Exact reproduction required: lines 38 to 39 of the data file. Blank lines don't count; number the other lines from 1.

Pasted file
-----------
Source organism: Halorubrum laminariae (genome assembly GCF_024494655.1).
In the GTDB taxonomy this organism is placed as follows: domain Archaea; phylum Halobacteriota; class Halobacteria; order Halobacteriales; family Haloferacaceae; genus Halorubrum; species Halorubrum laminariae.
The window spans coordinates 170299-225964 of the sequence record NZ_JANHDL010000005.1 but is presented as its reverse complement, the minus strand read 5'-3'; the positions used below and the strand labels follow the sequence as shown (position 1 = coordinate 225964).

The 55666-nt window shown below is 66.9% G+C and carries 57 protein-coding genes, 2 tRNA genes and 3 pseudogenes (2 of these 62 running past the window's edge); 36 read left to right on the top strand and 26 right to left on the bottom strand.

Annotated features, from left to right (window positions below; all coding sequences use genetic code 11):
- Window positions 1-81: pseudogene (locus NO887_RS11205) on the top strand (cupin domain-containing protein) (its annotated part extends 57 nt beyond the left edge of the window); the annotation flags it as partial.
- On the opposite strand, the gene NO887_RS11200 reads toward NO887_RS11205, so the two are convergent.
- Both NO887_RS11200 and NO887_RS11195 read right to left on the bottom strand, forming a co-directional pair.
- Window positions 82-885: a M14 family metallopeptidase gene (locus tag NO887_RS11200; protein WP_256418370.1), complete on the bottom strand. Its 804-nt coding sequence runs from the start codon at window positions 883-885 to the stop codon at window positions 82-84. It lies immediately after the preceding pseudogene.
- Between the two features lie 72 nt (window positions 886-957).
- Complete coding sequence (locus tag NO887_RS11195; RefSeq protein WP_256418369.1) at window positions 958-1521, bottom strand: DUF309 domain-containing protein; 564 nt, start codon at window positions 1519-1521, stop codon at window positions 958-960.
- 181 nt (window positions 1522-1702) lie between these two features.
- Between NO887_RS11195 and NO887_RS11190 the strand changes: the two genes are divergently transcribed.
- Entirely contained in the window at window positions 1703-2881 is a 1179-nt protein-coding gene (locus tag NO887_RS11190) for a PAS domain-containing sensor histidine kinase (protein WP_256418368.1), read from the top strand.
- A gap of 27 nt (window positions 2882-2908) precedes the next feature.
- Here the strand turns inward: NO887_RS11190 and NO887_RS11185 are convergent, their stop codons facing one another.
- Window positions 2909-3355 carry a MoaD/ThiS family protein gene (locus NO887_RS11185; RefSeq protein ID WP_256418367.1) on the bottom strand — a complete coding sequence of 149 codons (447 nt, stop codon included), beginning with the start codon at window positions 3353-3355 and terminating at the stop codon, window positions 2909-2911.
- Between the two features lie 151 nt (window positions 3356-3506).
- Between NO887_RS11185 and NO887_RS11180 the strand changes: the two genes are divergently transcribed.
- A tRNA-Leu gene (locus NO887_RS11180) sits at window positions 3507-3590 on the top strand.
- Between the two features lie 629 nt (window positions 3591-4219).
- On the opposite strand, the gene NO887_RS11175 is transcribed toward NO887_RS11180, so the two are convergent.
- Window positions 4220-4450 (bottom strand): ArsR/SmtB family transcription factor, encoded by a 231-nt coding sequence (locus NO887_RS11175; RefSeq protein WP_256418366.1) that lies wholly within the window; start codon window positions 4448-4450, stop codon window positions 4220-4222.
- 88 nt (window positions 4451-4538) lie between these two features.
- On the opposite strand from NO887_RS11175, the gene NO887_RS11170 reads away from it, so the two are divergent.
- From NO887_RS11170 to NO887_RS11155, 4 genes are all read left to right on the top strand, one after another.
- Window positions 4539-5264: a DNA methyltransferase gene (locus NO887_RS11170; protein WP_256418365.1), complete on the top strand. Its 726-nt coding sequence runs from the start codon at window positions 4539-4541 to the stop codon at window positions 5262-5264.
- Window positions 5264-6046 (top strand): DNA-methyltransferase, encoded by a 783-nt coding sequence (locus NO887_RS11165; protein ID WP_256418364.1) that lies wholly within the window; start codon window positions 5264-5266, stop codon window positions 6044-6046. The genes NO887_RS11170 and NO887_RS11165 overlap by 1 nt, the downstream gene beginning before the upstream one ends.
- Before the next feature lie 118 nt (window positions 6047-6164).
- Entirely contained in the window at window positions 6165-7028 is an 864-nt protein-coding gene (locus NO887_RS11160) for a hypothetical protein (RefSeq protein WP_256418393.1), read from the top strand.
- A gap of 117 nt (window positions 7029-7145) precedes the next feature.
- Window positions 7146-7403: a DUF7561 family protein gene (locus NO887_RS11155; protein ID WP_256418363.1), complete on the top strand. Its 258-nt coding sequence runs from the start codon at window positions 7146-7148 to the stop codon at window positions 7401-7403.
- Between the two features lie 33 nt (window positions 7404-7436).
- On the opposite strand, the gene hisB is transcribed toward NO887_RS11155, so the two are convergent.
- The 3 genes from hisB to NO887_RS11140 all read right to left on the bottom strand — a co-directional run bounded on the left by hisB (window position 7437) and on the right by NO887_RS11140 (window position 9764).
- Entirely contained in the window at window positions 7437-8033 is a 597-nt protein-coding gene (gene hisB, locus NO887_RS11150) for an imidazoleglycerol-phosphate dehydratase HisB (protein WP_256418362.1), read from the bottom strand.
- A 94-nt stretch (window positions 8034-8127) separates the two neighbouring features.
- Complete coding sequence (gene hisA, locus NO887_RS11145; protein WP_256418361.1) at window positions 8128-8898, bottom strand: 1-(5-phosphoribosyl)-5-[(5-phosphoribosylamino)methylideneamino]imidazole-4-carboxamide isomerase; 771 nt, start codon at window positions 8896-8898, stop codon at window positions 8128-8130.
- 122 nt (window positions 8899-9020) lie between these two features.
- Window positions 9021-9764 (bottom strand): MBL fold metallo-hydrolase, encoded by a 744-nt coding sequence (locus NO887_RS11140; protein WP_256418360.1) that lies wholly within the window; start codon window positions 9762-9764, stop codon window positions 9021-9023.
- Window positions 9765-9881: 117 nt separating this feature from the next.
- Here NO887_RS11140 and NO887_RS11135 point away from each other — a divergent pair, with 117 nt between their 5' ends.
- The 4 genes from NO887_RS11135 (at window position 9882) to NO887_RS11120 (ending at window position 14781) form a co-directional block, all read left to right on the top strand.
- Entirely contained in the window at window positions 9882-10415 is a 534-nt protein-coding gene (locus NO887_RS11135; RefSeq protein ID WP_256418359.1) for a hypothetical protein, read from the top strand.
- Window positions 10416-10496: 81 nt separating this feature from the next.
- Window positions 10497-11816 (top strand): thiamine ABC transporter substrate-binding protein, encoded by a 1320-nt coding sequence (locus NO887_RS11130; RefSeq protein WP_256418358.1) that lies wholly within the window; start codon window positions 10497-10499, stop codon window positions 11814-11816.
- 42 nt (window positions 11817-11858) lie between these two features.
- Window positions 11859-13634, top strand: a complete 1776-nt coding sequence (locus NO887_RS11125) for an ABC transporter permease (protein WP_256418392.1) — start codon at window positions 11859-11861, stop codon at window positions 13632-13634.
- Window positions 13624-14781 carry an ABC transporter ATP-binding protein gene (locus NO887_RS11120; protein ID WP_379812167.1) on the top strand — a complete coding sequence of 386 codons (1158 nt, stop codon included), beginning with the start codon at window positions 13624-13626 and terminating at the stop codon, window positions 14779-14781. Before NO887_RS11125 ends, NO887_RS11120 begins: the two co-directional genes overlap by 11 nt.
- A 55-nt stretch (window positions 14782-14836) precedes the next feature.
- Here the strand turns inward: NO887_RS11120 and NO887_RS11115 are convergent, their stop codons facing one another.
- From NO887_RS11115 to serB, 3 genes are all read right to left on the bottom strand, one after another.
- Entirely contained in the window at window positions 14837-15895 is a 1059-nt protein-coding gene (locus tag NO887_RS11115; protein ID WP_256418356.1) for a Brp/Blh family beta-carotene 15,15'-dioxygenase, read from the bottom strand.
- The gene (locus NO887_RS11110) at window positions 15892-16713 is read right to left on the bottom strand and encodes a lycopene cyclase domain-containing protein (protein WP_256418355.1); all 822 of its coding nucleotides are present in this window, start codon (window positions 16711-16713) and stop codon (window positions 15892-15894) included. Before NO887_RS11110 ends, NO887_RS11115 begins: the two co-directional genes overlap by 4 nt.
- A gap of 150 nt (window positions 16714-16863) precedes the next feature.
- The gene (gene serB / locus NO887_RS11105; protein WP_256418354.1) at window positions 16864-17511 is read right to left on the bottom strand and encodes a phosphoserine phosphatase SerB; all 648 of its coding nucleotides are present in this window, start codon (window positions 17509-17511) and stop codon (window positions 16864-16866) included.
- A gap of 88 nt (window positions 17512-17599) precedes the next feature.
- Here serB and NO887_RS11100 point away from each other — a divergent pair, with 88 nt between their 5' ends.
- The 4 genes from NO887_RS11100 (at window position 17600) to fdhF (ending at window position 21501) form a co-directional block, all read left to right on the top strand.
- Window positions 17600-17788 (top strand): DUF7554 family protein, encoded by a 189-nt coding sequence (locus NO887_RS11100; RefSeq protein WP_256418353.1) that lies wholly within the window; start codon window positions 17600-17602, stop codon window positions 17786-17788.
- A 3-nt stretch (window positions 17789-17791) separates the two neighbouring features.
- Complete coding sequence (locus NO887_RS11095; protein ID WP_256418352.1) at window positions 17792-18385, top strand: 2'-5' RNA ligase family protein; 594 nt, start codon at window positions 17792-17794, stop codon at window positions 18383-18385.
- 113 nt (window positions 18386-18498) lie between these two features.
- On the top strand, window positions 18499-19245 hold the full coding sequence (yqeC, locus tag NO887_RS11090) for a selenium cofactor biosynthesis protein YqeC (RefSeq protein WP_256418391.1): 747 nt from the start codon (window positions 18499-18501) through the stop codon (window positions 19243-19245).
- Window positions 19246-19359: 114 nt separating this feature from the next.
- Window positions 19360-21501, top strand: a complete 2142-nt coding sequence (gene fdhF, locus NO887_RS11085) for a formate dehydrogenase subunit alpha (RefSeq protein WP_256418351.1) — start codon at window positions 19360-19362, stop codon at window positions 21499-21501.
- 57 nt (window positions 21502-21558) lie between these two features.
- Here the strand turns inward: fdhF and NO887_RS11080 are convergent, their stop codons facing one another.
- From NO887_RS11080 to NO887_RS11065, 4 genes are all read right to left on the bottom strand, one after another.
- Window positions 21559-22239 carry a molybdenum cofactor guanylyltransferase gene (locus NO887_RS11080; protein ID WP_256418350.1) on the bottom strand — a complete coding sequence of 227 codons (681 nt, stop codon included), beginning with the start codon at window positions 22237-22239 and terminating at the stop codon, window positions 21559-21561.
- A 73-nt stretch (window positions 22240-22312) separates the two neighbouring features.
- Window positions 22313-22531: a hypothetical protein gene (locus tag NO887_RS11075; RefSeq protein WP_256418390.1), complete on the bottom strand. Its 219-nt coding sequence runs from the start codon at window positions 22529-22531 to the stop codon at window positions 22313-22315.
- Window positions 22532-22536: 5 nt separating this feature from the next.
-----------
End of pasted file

- Complete coding sequence (gene hisA, locus NO887_RS11145; protein WP_256418361.1) at window positions 8128-8898, bottom strand: 1-(5-phosphoribosyl)-5-[(5-phosphoribosylamino)methylideneamino]imidazole-4-carboxamide isomerase; 771 nt, start codon at window positions 8896-8898, stop codon at window positions 8128-8130.
- 122 nt (window positions 8899-9020) lie between these two features.